The only way Marson’s acquisition makes sense – and, again, I’m writing this before the deal is official and before the Indians’ front office has had any chance to explain their rationale behind this trade – is if Martinez or Shoppach are moved. Or maybe Marson gets flipped. At this point, anything is possible, but obviously, if the Indians are trading Lee, they are looking more toward 2011 than 2010, and one would assume they’re open to the possibility of trading V-Mart.
Anyway, about Marson… He got off to a slow start at Lehigh Valley this year. He’s rebounded over the last couple months and is now batting .294 with a .751 OPS. As far as intangibles are concerned, he spent all of September with the Phillies last year and traveled with them during their World Series run. If nothing else, that experience had to be helpful.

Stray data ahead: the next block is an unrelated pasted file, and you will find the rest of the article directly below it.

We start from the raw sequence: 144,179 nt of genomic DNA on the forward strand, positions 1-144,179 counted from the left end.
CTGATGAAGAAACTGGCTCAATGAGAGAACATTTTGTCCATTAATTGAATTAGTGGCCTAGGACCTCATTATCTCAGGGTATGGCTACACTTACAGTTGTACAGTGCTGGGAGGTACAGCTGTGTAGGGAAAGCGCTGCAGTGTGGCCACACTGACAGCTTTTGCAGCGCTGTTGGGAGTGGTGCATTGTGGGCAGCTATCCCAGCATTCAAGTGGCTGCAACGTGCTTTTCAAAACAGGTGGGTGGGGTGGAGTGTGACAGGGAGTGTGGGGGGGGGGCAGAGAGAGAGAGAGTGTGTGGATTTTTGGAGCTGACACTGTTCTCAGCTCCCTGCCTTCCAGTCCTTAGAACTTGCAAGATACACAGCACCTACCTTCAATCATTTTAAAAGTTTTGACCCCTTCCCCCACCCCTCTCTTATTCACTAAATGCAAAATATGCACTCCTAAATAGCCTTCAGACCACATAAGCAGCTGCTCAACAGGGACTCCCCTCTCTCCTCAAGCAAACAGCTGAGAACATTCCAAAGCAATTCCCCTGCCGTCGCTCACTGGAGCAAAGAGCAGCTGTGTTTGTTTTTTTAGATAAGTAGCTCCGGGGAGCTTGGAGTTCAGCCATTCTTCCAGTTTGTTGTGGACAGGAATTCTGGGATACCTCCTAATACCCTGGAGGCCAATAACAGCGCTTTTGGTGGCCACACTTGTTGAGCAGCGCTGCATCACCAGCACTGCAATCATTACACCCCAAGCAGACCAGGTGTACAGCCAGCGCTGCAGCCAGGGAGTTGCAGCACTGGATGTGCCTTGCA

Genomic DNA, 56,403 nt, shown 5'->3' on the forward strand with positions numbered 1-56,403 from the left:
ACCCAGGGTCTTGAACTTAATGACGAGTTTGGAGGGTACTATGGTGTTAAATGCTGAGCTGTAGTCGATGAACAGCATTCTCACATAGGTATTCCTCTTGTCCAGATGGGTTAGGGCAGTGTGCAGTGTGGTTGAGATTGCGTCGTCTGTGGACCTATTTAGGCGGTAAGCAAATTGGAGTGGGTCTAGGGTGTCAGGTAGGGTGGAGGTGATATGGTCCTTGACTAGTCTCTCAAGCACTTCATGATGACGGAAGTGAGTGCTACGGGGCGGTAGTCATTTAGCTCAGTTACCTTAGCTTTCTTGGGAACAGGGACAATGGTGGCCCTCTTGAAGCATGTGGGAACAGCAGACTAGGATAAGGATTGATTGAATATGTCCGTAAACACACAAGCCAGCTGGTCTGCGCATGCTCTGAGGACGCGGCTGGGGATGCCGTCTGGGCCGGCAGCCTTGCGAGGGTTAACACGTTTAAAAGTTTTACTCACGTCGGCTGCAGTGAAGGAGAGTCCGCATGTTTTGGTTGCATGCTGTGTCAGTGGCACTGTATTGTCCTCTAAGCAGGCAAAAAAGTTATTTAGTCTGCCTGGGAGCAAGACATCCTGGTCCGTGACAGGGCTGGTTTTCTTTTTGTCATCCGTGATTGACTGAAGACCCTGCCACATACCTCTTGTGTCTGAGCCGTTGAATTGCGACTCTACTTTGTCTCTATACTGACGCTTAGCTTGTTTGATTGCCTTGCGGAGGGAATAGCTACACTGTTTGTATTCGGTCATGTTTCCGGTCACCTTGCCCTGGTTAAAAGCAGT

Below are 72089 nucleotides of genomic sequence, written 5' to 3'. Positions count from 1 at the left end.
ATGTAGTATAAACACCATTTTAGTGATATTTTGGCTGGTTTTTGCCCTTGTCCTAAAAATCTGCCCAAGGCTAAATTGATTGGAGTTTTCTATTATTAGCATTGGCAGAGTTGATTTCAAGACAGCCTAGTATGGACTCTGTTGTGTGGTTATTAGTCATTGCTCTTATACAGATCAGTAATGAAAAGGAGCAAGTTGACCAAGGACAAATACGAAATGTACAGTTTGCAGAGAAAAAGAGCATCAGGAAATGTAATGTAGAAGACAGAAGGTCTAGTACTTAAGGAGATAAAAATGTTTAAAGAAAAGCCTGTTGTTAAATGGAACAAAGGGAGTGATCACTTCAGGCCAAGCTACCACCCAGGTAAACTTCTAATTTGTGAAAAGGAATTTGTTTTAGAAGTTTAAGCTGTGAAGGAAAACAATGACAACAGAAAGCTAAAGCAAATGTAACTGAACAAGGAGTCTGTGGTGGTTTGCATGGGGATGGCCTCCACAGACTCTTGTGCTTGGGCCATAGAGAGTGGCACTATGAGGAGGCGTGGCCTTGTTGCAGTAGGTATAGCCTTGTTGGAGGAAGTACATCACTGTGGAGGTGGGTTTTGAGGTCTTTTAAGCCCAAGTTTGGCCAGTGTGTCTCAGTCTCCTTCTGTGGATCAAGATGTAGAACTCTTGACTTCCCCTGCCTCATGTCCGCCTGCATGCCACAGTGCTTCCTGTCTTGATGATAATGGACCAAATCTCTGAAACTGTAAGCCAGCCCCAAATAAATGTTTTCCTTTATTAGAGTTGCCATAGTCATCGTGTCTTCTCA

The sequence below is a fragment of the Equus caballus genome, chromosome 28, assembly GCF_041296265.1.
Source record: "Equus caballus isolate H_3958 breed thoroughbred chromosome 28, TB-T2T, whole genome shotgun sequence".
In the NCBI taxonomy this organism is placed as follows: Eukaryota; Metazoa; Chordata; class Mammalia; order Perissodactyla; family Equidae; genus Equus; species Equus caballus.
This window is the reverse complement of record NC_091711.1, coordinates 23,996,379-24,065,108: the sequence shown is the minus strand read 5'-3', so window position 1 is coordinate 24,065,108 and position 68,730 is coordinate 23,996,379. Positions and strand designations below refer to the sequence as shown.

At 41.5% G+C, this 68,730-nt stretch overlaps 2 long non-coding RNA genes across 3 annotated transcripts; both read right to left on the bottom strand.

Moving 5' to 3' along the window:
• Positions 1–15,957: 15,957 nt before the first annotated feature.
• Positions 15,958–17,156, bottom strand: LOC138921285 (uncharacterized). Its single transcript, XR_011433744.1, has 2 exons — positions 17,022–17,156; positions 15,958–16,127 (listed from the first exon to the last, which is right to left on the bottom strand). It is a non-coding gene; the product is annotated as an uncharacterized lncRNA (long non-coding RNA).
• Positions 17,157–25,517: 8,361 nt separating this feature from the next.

SS JASON DONALD
24 years old, 6-foot-1, 195 pounds
Again, this one’s going to have to be explained to me. The Indians have what appears to be the makings of a set middle infield in Asdrubal Cabrera and Luis Valbuena, who they are clearly fond of. And Donald doesn’t have the bat to move to third.
Donald is batting .236 with a .629 OPS at Triple-A this year. He just returned to action this week after missing more than a month following knee surgery to repair a torn meniscus.
“He can be an everyday player,” LaMar said. “Like anyone with his skill set, he’s got to prove it at every level. Some young men get the opportunity to be starters just because they run faster, throw harder, bigger, stronger, more power. In this game we have a tendency to give those people all the opportunity. Jason has to prove it at every level. But what Jason has done is prove it at every level. I don’t think there’s anybody I talked to, baseball people from outside our organization, that is betting against him.”